Note:  The information appearing in this section was derived from a variety of primary and secondary sources.  Primary Sources include:  Macon County deeds, mortgages and wills  filed in Probate Judge’s office of Macon County Courthouse, Tuskegee, Alabama, and Alabama Death Certificates. Secondary sources include: various internet U.S. Federal Census records, family tree, marriage and death records; oral histories provided by family members and descendants of allied families from The Ridge; and, the four volume series A Rockaway in Talbot: Travels in an Old Georgia County.  Submission of information and documentation from site visitors to correct and/or expand on the information appearing in this section is requested.  Click here  to submit corrections and/or additional information.   The surname Reed referenced in the following information occurs with several spelling variations to include Read, Reid and Ried in the U.S. Federal Census and other records and documentation.  The “Read” version of the surname is used consistently throughout this summary.

Research of the U.S. Federal Census population schedules for Alabama indicate that there are African Americans with the surname Mahone found in three distinct Alabama locations:  Creek Stand in Macon County, Notasulga in Macon County and Rutlegdge in Crenshaw County. It is presently unknown if there are blood ties between the three groups of black Mahone families in these areas of Alabama.   However, there appears to be a connection of the three groups tracing back to slaves held by Rowland, Peter Flournoy and Thomas Mahone from Georgia.  

Of the three Mahone brothers, Thomas Mahone was the only one who migrated to Alabama during the era of Alabama Fever. His sons: Marion, William and Stephen all owned slaves and made their homes in different areas of Alabama.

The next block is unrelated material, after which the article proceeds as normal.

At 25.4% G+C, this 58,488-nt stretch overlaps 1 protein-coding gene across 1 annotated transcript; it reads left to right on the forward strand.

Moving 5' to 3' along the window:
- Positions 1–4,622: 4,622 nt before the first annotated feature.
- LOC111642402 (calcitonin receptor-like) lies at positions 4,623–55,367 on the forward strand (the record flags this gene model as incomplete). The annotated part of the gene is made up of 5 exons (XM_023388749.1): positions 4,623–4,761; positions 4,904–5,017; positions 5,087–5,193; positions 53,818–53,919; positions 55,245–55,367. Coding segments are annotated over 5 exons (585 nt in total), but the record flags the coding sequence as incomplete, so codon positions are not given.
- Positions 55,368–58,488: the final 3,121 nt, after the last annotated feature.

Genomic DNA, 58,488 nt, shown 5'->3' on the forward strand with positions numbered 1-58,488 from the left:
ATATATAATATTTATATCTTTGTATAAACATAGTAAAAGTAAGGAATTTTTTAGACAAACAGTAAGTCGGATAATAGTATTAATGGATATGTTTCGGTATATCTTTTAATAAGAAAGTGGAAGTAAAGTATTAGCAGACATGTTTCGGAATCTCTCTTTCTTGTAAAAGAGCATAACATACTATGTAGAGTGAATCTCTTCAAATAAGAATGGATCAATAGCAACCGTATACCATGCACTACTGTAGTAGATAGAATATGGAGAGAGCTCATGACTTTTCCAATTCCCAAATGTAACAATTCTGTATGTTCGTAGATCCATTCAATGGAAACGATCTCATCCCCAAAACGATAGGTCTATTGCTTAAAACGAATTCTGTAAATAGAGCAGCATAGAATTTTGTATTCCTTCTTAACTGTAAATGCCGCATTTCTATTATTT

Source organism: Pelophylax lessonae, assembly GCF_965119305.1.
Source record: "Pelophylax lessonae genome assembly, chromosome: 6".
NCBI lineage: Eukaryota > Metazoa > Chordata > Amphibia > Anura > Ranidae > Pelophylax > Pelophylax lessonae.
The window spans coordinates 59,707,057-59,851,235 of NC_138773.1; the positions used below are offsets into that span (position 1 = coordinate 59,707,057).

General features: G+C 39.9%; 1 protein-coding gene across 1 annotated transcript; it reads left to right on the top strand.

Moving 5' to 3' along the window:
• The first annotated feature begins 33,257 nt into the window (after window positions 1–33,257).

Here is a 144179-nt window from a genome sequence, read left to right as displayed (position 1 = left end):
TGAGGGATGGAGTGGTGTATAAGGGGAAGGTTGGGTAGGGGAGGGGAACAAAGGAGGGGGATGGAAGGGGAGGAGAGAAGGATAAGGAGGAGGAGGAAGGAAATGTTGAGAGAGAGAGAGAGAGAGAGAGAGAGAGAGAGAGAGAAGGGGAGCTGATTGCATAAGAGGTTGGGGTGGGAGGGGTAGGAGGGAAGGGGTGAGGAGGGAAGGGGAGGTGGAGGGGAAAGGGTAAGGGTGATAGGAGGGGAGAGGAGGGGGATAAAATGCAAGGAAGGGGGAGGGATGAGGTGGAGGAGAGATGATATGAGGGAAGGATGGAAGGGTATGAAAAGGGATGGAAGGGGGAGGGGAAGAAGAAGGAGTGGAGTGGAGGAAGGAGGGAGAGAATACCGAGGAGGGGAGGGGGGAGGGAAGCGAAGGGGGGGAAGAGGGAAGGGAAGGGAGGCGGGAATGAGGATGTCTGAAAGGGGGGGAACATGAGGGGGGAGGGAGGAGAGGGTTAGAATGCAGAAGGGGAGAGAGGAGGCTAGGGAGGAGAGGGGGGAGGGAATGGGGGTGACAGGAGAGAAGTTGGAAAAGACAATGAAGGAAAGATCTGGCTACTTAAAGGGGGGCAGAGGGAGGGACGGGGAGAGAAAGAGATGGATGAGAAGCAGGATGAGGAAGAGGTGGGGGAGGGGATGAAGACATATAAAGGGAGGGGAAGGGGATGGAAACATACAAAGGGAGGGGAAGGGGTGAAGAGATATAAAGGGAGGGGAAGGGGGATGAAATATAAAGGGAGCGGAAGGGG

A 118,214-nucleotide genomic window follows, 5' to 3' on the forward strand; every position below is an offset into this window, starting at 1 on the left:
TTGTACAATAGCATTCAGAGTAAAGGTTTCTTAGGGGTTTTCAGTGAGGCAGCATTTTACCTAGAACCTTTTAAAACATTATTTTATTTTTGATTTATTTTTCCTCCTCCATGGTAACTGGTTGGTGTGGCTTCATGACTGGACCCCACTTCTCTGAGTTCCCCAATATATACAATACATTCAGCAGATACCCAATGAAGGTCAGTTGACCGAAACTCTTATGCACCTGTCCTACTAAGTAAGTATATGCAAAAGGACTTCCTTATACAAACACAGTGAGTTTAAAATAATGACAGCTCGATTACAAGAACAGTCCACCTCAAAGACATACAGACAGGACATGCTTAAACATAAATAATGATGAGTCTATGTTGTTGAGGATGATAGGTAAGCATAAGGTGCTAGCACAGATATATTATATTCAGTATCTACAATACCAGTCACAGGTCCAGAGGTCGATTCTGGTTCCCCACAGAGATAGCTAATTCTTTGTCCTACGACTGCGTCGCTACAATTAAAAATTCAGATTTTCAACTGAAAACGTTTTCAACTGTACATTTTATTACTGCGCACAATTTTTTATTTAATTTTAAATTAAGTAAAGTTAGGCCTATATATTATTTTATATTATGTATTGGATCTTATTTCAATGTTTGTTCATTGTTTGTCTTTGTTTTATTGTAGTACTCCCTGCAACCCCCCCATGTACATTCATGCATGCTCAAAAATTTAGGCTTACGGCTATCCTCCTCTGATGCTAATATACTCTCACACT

Marion – born 8/13/1812; died 7/22/1879 – buried in Loachapoka Cemetery 

William – born 1/2/1815; died 11/24/1888 – buried in Rutledge, Crenshaw County 

Stephen Marshall– born 11/1/1816; died 12/22/1857 – buried in Warrior Stand Cemetery.  Married Nancy Ray Kennon 1835 in Georgia.  Nancy was born November 22, 1816 in Lincoln County, Georgia.  She died April 5, 1886  in Rutledge,  Crenshaw County, Alabama.




Sallie (Sarah) Reed was enslaved in Harris County, Georgia by Asa Reed.  She migrated with Asa’s son Nathan Reed to Macon
County, Alabama.  Her children were Harriett and Sidney.  


Sidney Reed Mahone


Sidney Reed Mahone was born about 1848 in Alabama.  He died about 1911 in Macon County near Creek Stand.  Sidney’s father was Grandison Mahone (a.k.a. Grand and Granderson Mahone), who was enslaved by Stephen Marshall Mahone.  Grandison is listed on an 1857 inventory of slaves belonging to Stephen Mahone.  For some reason, Sidney preferred the surname Reed over that of Mahone, although he was known by both names within the local community and according to legal documents, including the U.S. Federal Census. 


Late in the Civil War, Sidney served in the U.S. Colored Troops Infantry, 138th Regiment, Company G.  His rank was Private. According to a deposition by William Reed that is found in Sidney’s Civil War pension records, Sidney joined with Union forces lead by General James Wilson as they passed from Montgomery, Alabama to Columbus, Georgia in April 1865 during the famous campaign of “Wilson’s Raiders.”  In his pension papers, Sidney indicated that during slavery, his mother Sallie was owned by Nathan Reed and that he was owned by Nathan’s wife Eliza Reed.  Eliza Reed’s maiden name was Elizabeth Kennon. Eliza was the sister of Nancy Ray Kennon who married Nathan Reed’s colleague Stephen Marshall Mahone. In 1848, Nathan Reed and Stephen Mahone jointly purchased about 120 acres of land located near Warrior Stand. 

Sidney Reed Mahone became an original trustee of the Creek Stand AME Zion Church.  Sidney’s occupation was farmer.  According to a document found in one of the Macon County Mortgage Books located in the Probate Judge’s office in Tuskegee, Alabama, Sidney entered into joint agreement with Fed Lloyd to borrow money from N.P. Banks & Company for $80.00 in order to procure the necessary team, provisions and farm implements to make a crop for that year.  Fed Lloyd was Sidney’s brother in-law, the  husband of Sidney’s sister Harriett. The collateral for the note was the entire crop except for one bale of cotton which was set aside for payment of rent.  This type of mortgage agreement was common for that era and was written in favor of the lender as indicated by the waiver of the benefit of all laws that protected the borrower’s property ownership.